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Automate Your Meal Planning Strategy

Reading Time: 5 minutes
Growing up, I was taught there are good and bad foods. Foods that I should feel guilty eating, and food that I could shameless eat. You may have been taught a similar mindset…but guess what food is simply food. There is not “good food” or “bad food”, there is just food.
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A healthy food mindset eats with the intent to get the right amount of nutrition for your body’s needs. This is done through portions and moderation. I’ve recently been working with a registered dietitian. She has been teaching me about how to give my body the nutrients it needs, and how my beliefs around food can effect the way my body processes it. If am stressed about eating a particular food because I feel guilty, or it negatively effected me in the past, that food can effect my body negatively again. This idea does not over ride the fact of an allergy, intolerance, or sensitivity to a particular food, but it can contribute to the body’s anxiety when that food is presented.
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Rewinding a couple years, I want to give you some background into how the intentionality of my food story came about.  In 2013, I was at one of the lowest points with my health. I was seeing numerous doctors and having all sorts of tests done. They were trying to figure out my chronic pain and rapidly decreasing list of food I was able to eat.
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After months of waiting and seeking answers, I was diagnosed with IBS (Irritable Bowl Syndrome). The doctor didn’t have many solutions after the diagnosis, so I decided to continue my journey by seeking out a natural path doctor.
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Coming up on a 1.5 years after my diagnose, I found a doctor to help me continue my journey. The natural path doctor recommended a grain, dairy, soy free challenge diet as a way to narrow down the bothersome foods. It worked! I saw tremendous improvement even within the first week. The food and medical testing continued as other conditions and symptom foods were ruled out. I slowly continued to improve, but the understanding of my situation was still that it “could only be managed and was incurable”. I knew there had to be a better answer.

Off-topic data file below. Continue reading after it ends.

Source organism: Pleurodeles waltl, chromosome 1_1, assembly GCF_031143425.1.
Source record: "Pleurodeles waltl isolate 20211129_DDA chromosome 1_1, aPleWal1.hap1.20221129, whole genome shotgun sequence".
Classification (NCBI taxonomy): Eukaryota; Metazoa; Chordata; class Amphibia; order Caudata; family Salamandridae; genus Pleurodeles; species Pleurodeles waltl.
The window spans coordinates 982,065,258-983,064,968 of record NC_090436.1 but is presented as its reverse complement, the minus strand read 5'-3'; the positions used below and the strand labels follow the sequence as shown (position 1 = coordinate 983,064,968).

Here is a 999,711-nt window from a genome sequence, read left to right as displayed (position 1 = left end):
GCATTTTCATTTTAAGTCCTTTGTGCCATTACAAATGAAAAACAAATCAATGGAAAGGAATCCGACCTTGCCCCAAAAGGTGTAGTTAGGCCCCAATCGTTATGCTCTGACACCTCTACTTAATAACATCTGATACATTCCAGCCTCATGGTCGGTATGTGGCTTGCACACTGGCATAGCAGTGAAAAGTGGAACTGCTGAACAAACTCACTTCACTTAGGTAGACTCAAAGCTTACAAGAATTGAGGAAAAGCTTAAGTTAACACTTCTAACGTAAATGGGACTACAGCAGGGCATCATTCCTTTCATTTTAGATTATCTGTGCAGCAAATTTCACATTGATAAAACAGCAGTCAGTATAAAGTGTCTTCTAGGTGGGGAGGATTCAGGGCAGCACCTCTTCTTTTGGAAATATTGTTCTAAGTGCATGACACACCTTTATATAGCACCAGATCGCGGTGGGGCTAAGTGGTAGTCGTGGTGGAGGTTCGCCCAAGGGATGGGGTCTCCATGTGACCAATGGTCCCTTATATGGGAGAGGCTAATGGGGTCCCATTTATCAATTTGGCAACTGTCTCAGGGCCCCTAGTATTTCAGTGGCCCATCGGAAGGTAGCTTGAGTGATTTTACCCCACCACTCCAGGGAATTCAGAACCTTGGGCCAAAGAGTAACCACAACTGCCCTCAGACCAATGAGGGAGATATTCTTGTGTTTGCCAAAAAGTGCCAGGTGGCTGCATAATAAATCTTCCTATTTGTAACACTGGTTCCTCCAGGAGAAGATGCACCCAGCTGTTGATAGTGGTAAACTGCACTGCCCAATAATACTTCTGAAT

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After tons of my own research along the way, I sought out a registered dietitian. She was the first medical professional in my journey to give me hope about my situation. She was the first to explain my condition in a way that I had never heard before. IBS is a condition where someone has nerves that are hyper-sensitive and reactive faster then average person’s nervous system. There is a main nervous system, the enteric nervous system, that runs from your brain to your gut. The way a person processes stress, views of the world, and handles daily life situations can greatly effect how your digestive system is functioning. For me, this was a huge epiphany in my story! You can reprogram your brain (see research by Dr. Carolyn Leaf) which means that you can do the same for how your brain is talking to your gut. It also means, that your body can slowly begin to heal in every aspect. God created our bodies to heal.
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If food has been a stress point in your life, or if you’re running from one thing to the next in your day, below are ideas that I’ve implemented to have a plan around meals. Dietary restrictions may change the type of foods you have on your list, but this process can work if you put the effort in to crafting it to fit your life situations.
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Create a process for meal prep and for deciding what meals to make. Write out your typical schedule for the week. Then look at the pockets of time you have that are open or times that meals need to happen. When could you plan time for food prep? This usually takes longer then you think. Be sure to add a little extra time, so you don’t have to rush through the preparation. Could you make some of food on the weekends so you can pull it out of the freezer during the week? Be creative with how you batch your cooking. Could you make a little extra spaghetti sauce one night and freeze half of it? Wha-la! You have part of a second meal ready to go with the effort of only one. How does grocery shopping happen in your household? Plan out how/when you plan to pick up fresh foods that get purchased every week.